⇒Cheney sarcastically says “Thank you” for our supposed acceptance of his rationale as the film flows into its actual final credits. However, these are interrupted (just as the phony ones were about an hour earlier), this time by a scene of the same focus group of citizens who’d been polled—also orchestrated in their opinions—back in 2003 to help drum up support for the invasion of Iraq. This time, however, this situation enters meta-territory as one of the group suddenly complains about how Vice is just a bunch of liberal bias, leading to an argument with another member of the group who criticizes Trump (not by name but with an reference similar to Spike Lee’s renaming of our current Prez as “Agent Orange”), leading to an angry rebuttal from the “liberal bias” guy, then a violent confrontation between the 2 of them. We then cut away to the credits' true conclusion.*⇐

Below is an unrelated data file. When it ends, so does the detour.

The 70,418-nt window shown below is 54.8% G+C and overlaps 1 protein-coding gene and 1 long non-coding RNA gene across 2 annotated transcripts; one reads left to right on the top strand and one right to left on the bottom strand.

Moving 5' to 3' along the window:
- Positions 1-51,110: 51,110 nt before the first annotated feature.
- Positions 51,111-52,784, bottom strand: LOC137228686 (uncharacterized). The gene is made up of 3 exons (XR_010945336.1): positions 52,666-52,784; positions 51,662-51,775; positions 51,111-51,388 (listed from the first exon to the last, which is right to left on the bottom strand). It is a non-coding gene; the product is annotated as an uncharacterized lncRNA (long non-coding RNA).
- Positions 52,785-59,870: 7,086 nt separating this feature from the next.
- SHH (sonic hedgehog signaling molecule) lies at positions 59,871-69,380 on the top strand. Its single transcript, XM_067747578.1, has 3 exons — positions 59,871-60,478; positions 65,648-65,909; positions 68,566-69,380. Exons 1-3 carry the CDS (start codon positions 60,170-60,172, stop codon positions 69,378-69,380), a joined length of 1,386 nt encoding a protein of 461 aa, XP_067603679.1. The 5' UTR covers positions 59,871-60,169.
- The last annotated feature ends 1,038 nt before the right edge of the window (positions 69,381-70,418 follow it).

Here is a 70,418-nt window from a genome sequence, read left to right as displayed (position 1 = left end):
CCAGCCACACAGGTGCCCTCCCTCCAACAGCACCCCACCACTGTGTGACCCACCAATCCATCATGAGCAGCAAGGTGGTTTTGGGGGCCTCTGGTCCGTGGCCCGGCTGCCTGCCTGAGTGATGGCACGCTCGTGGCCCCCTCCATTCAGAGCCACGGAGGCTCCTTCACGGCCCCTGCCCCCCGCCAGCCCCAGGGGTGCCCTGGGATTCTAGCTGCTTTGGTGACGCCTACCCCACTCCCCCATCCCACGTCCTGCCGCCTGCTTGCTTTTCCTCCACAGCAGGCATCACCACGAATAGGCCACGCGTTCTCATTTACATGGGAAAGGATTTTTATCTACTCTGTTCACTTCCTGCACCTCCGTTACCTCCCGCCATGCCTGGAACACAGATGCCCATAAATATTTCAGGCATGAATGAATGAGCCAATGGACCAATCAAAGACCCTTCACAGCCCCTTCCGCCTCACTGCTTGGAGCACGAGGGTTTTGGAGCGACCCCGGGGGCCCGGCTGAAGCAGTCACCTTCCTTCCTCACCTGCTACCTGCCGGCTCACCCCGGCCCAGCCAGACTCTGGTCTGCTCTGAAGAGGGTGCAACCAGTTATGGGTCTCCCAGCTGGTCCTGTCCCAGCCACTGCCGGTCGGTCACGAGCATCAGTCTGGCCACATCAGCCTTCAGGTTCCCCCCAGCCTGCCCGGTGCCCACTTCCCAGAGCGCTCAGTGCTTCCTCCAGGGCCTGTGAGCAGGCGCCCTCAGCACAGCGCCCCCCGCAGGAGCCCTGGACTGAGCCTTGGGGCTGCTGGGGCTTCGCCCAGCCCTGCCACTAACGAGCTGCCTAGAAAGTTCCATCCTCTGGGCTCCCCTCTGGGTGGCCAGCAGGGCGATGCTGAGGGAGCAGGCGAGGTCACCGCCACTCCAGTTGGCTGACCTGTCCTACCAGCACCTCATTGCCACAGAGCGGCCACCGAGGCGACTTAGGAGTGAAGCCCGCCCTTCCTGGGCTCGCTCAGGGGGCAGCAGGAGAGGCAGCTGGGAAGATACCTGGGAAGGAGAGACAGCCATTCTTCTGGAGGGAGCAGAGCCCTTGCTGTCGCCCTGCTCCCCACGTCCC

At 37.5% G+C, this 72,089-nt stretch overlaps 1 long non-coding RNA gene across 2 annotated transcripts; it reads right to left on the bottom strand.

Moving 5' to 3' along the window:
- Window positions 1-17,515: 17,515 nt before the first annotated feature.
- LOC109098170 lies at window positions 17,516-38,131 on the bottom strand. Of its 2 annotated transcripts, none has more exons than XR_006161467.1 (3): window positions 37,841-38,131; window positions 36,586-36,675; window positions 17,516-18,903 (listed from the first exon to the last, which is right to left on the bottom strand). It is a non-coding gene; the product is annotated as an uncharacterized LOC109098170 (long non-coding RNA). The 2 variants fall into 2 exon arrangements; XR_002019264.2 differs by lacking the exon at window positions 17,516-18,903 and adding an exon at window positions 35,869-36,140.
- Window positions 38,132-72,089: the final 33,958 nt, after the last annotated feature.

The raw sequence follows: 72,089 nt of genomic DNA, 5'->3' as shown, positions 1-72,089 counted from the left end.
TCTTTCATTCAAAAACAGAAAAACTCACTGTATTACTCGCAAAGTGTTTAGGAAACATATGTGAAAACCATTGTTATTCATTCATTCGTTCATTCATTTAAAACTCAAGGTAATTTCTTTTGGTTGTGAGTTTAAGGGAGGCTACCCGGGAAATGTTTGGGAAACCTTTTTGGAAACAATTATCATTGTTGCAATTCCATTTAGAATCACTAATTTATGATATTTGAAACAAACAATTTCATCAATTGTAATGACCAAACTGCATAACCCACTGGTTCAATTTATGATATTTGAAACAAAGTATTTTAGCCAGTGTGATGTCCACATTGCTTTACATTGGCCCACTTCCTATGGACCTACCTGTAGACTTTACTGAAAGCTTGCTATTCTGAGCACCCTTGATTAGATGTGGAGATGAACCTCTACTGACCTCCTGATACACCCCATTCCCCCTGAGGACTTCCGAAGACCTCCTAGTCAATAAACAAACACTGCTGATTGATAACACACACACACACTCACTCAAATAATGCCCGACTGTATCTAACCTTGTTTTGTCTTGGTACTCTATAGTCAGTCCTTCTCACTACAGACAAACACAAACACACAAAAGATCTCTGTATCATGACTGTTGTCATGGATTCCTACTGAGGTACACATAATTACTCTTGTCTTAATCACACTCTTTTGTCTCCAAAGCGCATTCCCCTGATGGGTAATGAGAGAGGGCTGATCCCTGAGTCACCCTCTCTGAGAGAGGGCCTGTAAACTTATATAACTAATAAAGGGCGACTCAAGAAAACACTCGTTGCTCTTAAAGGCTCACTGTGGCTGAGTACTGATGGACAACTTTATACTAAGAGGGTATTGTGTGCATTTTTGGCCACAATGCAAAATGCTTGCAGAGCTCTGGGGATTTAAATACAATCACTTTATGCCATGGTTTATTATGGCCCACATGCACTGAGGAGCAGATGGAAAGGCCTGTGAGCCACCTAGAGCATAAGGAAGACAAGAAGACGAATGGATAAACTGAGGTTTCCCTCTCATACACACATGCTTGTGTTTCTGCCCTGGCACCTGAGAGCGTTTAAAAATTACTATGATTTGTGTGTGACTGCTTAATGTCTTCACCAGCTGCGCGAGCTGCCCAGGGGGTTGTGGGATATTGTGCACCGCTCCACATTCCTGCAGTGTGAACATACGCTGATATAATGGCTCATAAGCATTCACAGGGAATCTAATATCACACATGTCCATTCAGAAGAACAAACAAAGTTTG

*Among newsreel footage (such as Reagan having the solar panels removed from the White House roof put there by Carter) used to emphasize the content of various acted scenes as well as other rapid scripted encounters, there are brief references to other items tainted with Cheney’s bloody fingerprints such as political scandals involving Valerie Plame and Joseph Wilson, John Yoo, and Abu Ghraib prison, as well as the hunting accident where clumsy-marksman-Dick accidentally shot, badly injured Harry Whittington yet this hunting-buddy ended up apologizing “for all that Vice President Cheney and his family have had to go through this week.” I’m numb from all this Cheney b.s. so feel free to look up any of these people or situations if you wish to explore more about them.